ONE OF the great traditions of Christmas is the giving and receiving of cards. Yes, I love the Christmas tree, the tinsel and every sparkly bauble hung. But nothing beats a card to spread a bit of feel-good festive cheer.
I don’t mean the cringey ones with the round-robin rubbish in them but something with a thoughtful little message penned inside followed by lots of exclamation marks. Something like “Here’s to a fantastic 2013 – we really MUST meet up this year!!!!!!!!!”
And they probably don’t mean it – and when you read it you probably don’t particularly fancy meeting up either – but it’s nice and chatty and friendly and traditional and has required at least some effort and thought.
So anyway, this year, like every other, we’ve been collecting Christmas cards as they drop through our letter box. Traditionally, we drape them over ribbons and string them around the sitting room to give it an extra Christmassy feel. And then, as an overflow option, we prop cards up on bookcases, balance them on pictures, and finally blue-tack them on doors and walls.
Then we sit back and admire our collection and silently congratulate ourselves on our wide circle of friends.
Apart from this year that is.
It started off well – a steady flow of cards through our door from the first day of December. But then, rather than picking up pace, the deliveries started dwindling.
I started quizzing the kids, thinking that perhaps they had been intercepting them – they hadn’t.
Then I started thinking that perhaps, with the end of the world predicted, folk were holding off to the last moment – they weren’t.
And now, with this being the last day for pre-festive post – I’m holding out for a bumper crop of cards to arrive.
But I know they won’t.
On the last count, I was about 30 cards less popular than this time last year.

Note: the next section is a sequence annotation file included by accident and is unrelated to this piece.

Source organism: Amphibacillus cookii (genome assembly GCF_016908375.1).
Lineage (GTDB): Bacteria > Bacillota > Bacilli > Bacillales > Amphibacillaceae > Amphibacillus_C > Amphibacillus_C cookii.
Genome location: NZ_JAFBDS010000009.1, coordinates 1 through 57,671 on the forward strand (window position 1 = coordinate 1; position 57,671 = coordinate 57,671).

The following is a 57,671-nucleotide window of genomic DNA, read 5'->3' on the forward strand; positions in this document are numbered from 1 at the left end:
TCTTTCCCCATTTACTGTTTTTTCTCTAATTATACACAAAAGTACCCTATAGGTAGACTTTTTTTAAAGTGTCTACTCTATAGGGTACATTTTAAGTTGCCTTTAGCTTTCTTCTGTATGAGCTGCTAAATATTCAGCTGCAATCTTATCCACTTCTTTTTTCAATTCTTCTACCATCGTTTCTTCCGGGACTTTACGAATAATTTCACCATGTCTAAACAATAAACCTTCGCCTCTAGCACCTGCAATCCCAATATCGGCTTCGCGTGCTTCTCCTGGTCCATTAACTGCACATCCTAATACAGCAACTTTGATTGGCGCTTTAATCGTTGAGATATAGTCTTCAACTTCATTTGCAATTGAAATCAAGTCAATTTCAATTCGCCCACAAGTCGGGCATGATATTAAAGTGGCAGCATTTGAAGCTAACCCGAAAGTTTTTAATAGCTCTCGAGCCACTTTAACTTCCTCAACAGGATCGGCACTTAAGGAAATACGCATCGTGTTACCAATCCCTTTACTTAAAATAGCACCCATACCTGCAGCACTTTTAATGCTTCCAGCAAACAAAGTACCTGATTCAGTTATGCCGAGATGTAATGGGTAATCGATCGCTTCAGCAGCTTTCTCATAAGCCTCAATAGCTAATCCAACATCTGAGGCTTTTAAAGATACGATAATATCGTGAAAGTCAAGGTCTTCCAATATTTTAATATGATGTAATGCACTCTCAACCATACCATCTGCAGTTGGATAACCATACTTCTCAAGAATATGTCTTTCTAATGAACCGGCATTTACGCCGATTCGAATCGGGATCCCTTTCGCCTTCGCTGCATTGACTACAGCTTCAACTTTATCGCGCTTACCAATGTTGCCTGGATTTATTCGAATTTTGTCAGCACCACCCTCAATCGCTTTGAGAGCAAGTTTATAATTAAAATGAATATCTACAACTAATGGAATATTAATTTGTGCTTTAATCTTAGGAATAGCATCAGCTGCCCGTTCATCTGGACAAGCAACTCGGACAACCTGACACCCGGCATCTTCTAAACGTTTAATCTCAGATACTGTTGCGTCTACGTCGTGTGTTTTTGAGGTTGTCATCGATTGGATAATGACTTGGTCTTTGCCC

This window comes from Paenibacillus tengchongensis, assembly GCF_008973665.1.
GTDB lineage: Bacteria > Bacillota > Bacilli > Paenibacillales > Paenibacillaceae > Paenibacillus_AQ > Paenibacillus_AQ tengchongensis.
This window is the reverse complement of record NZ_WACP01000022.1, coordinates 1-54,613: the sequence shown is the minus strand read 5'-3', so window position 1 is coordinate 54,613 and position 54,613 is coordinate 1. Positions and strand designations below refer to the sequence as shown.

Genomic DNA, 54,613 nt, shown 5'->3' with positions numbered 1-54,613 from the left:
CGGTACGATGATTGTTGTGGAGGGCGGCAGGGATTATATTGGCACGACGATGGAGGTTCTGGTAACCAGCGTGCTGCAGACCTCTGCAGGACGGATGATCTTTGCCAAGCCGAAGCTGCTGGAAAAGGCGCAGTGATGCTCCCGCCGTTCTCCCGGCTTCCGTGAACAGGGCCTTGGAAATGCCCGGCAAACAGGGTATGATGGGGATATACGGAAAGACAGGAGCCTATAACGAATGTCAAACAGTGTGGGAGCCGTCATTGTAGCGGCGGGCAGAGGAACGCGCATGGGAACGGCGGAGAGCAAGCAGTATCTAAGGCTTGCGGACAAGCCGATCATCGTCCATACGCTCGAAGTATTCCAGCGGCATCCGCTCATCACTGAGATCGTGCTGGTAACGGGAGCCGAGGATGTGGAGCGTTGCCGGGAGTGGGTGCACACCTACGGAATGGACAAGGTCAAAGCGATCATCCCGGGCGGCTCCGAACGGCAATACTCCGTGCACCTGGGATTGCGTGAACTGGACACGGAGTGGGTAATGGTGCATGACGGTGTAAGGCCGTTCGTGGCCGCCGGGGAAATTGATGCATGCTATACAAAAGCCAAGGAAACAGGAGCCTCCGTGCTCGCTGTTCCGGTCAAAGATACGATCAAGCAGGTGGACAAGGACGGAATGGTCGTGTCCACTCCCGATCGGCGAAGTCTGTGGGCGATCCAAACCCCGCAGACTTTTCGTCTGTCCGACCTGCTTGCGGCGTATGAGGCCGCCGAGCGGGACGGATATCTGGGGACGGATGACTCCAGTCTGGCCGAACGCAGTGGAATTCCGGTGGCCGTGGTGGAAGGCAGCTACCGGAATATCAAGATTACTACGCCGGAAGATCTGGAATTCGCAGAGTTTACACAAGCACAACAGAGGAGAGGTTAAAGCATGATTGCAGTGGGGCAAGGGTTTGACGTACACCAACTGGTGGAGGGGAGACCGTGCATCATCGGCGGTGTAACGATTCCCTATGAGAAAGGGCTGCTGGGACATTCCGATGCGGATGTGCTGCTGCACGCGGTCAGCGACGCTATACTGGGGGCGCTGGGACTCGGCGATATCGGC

So what’s this Christmas card cold-shoulder all about?
Puzzled, I started a mental tick list to try and explain the sudden drop-off of friends. Neighbourly disputes? A few. Drunken rants insulting friends? Can’t remember. Maybe I could explain a couple of missing cards away – but not 30.
However, I became one step closer to an explanation of my almost no-mates status when I eventually got round to logging on to my Facebook account.
Having clicked on my “notifications pending” box, I discovered there were no less than 15 Christmas messages and electronic e-mail cards from friends.
Bingo. That’s where some of my “missing” cards had gone – the blasted internet. How rubbish is that?
In my opinion, sending an electronic message to all your 347 friends wishing them a “Fantastic Christmas” is no substitute for the real deal.
Where’s the sparkly Santa on the front, the cheerful message, the joy of deciphering undecipherable signatures that comes with proper cards.
Don’t people realise that for people with young kids there are hours of Blue Peter-type fun to be had with Christmas cards.
You can cut them out, stick them on things, make Christmas present labels for the following year with them, count them, subtract them – you get the picture.
What are you to do with an electronic one? Print it out and stick it on your wall?
Luckily, I have discovered I am not alone. According to recent research, the tradition of sending Christmas cards is in terminal decline, with social media largely to blame.
Oxfam, one of the largest charities that sells Christmas cards, said sales this year were 14 per cent lower than a year ago.
Also a study, based on a YouGov survey, calculates that Britons will sent 141 million fewer Christmas cards this year than five years ago.
Almost one in five people think cards are no longer an important part of Christmas with 13 per cent of those asked planning to send online and e-mail greetings instead.
However, it is not just social media and text messages to blame. Above-inflation increases in stamp prices (a first class stamp is now 60p) coupled with environmental concerns have all been given as reasons.
So what are we going to do about this tragedy?
Well, this year I have made the kids give me all their cards from school friends to try and make up the shortfall.
But in the long term, I think I’m going to have to take drastic action and get a bigger Christmas tree with extra tinsel to try and hide the gaps. That or find some new card-sending friends instead.